What they are doing is what they should have done in the first place: offer the natives better deals as occurred in Iraq, and minimize any political offense that would prevent their government from making deals with American companies.

Which circles back to Israel.

In countries where the leaders have to be somewhat responsive to public opinion, doing business with us means tacitly condoning our ally Israel's ethnic cleansing of Palestinians from the occupied territories. Their leaders can hardly afford to be seen on the front page of their newspapers signing a deal with Exxon or Chevron when the photo next to it is a dead Palestinian child or a bulldozed Palestinian home.

Likewise, even countries our oil companies already have deals with like Saudi, Kuwait, and the various Emirates must react to public opinion when it reaches a certain peak of outrage as happened during the oil embargo during the 70's.

At that point, it is no longer a matter of just padding oil companies profits, but of strategic access to the fuel that runs the world.

After the debacle of Iraq, longstanding plans to invade Saudi Arabia if the royal family is overthrown or another embargo occurred suddenly look less practical.

The only way to keep the oil flowing is to remove the political offense. Make the Israelis behave, pull back to the 1967 borders, give the Palestinians their state and stop the invasions of Lebanon. The Arab governments have said they will recognize Israel in exchange for this and polls of Arab citizens shown the same.

When those conditions are met, we will be in no danger of having the oil tap turned off.

Our foray into 19th century, British style colonialism in Asia has failed, and now the masters of the universe on Wall Street must swallow their pride and deal with the people of the Persian Gulf and Central Asia as equals and get some of their oil wealth or keep pretending they are inferior races to be herded and exterminated until we are chased out of their countries and get none of the oil money at all.

I think I know which side they'll take, and if it comes to a fight between the Israel Lobby and the Oil Industry, with trillions of dollars in oil income in jeopardy, there is no doubt who will drink whose milkshake.

Monday, March 15, 2010

Are Democrats pulling a Jedi mind trick on Health Care Reform?

Are Democrats about to dramatically improve and pass what so far has looked like a deeply flawed and corrupt bill by adding a strong public option or Medicare buy in?

Think about it: only an idiot would really think the Republicans would support real health care reform that took money out of the pockets of insurance companies, and if the debate started with single payer, a public option, or opening medicare to all, enough Blue Dogs and DLCers would have joined the GOP to sustain a filibuster and kill the bill. Likewise, the media would not have been kind to such a bill and would have parroted the GOP talking points about the evils of socialism.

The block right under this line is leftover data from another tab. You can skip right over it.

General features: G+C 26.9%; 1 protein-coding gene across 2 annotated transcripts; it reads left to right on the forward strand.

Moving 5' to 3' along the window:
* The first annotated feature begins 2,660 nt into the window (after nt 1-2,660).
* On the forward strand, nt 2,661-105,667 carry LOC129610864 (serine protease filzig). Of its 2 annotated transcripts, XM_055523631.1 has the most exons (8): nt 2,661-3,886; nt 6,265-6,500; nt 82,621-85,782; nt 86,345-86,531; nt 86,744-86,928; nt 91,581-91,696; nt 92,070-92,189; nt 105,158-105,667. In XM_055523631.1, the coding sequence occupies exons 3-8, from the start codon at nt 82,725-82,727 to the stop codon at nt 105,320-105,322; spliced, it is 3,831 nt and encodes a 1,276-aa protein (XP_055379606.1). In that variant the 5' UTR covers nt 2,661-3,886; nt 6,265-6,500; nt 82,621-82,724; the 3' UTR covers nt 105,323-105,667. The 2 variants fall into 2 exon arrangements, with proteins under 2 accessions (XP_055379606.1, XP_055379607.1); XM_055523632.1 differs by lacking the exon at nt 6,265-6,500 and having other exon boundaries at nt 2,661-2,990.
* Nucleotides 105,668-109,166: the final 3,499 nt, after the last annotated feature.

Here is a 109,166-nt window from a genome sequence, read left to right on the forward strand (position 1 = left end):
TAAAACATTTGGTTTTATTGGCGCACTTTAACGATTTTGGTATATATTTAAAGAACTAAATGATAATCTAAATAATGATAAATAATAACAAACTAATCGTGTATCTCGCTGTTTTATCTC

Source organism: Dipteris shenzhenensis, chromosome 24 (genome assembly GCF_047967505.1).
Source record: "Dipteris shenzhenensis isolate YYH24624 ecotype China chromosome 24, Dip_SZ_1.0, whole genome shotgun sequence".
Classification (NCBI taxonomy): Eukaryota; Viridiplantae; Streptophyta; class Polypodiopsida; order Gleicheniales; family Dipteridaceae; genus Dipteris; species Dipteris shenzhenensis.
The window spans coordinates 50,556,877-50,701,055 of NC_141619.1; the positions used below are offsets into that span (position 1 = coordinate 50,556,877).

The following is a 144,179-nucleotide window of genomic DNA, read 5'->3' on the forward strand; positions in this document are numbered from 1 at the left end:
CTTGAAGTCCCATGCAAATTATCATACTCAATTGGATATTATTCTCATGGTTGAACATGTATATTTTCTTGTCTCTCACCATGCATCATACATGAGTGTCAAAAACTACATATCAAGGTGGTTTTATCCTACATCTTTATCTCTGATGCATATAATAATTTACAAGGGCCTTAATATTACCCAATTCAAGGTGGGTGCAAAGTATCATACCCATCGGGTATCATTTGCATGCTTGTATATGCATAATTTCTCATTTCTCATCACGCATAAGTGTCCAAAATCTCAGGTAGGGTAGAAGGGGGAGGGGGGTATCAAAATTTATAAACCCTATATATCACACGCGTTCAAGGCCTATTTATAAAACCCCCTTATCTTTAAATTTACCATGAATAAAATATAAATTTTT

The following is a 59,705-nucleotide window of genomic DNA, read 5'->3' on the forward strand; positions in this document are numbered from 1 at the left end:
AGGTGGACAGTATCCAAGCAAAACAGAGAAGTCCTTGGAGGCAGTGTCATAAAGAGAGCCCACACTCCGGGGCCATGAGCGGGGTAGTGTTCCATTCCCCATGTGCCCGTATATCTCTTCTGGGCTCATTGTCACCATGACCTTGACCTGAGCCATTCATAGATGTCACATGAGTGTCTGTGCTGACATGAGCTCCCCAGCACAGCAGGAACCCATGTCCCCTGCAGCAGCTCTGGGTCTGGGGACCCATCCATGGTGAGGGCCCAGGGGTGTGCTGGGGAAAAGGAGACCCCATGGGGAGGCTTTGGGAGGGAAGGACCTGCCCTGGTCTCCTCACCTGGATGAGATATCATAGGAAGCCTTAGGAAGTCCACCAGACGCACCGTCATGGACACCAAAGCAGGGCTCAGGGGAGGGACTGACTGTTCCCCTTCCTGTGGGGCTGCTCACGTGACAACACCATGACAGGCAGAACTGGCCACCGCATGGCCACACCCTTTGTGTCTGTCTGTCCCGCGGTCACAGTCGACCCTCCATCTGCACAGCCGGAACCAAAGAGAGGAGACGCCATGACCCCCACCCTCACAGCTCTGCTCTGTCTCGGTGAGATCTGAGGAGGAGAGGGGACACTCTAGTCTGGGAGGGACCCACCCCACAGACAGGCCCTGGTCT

So what do you do? Get over the initial hurdles with a bill that is nearly identical to one signed into law by a Republican governor. Republicans will protest it anyway, but swing voters might notice their hypocrisy, which would limit the effectiveness of GOP protests.

Once the bill got past the procedural hurdles to the point that it could be done with reconciliation, it still does no good to telegraph the punch, but it does help to get the public to visibly ''twist their arms'' with ever growing demands for a public option.

Then if they substitute a strong public option, Medicare buy in, or hell, even single payer at the last second, the protests of the right and their parrots in the media won't matter. The public will get it, and thank the Democrats for it at the polls in November.

It would have a side benefit as far as all the money insurance companies threw at Democrats to sway their vote. The Democrats would get to keep that money, and what could the insurance companies say? That they expected a quid pro quo? A second benefit would be that Democrats could honestly say their vote on this could not be bought in spite of all the money that was showered on them and it could reset the relationship between pols and lobbyists.

This scenario would require a lot of coordination and discipline, which the Democrats as a party rarely demonstrated apart from voting for the worst excrement of the Bush administration, and maybe the current talk of a public option is just shining us on until they pass a corporate give away--but maybe, just maybe, these aren't the droids you're looking for.

Move along.

Move along.

UPDATE: I was wrong.
March 29, 2010

Thursday, March 11, 2010

Democrats use Osama-Saddam bait & switch on health care

I have often complained that the Democrats have failed to learn the right lessons from the GOP's superior mastery of propaganda and PR. In the health care reform debate, they have misapplied the GOP methods again, using bait and switch, with hope and platitudes about health care replacing the GOP fear of terrorist bogeymen.

The GOP used an Osama-Saddam bait and switch. They got everybody mad at Osama, associate him with Saddam, then dropped Osama out of the equation.

With health care reform, Democrats got everybody excited about a public option, associate it with mandated private insurance, then drop the public option, which will be kept in a freezer in a cave with Osama until needed again.